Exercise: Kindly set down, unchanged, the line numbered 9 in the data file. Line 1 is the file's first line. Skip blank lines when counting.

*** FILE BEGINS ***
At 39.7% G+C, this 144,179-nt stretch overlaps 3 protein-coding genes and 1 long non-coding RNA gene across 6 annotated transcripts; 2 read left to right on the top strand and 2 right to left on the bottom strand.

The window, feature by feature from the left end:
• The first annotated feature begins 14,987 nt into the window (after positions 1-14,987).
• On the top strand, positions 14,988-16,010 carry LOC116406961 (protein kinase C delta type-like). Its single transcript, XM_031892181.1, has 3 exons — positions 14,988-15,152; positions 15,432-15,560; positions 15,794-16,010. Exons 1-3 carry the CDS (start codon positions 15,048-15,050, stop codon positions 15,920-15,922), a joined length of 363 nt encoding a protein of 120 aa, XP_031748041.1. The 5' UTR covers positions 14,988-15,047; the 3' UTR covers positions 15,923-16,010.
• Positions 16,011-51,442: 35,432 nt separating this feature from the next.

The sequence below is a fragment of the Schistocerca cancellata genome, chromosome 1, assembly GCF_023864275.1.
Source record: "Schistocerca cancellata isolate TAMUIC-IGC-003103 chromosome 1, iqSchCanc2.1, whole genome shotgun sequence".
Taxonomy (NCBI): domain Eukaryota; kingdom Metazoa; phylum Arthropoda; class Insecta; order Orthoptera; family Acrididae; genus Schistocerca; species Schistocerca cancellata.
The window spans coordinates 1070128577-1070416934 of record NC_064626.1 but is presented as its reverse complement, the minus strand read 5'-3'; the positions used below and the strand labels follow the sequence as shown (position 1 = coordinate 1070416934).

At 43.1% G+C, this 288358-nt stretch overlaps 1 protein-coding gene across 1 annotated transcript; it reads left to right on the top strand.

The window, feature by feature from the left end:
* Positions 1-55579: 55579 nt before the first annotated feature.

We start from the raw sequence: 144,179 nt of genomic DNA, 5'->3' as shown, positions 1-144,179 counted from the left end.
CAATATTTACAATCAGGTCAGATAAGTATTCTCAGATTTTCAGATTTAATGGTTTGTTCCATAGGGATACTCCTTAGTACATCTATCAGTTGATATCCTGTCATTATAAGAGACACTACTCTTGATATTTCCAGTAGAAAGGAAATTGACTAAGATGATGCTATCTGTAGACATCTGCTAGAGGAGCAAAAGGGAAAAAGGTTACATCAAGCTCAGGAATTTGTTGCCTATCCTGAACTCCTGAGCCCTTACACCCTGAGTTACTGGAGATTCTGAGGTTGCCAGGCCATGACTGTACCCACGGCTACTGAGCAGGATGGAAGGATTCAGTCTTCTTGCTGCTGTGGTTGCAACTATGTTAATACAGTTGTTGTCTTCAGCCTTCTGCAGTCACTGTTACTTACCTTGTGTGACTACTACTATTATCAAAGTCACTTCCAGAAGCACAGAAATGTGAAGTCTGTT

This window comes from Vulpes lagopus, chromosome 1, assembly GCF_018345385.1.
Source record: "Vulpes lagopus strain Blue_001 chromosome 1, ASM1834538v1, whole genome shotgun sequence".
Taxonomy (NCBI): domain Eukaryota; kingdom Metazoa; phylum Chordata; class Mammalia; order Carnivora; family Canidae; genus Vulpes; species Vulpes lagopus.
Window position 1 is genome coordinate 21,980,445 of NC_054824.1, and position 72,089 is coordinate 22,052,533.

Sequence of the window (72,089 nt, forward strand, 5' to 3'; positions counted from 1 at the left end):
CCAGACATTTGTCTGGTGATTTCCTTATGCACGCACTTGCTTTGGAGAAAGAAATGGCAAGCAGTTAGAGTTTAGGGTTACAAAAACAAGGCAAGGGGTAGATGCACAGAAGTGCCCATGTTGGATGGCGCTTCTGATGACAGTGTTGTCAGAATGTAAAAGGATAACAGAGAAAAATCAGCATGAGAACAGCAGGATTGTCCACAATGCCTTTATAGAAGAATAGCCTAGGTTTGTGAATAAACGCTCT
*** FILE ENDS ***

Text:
The window spans coordinates 1070128577-1070416934 of record NC_064626.1 but is presented as its reverse complement, the minus strand read 5'-3'; the positions used below and the strand labels follow the sequence as shown (position 1 = coordinate 1070416934).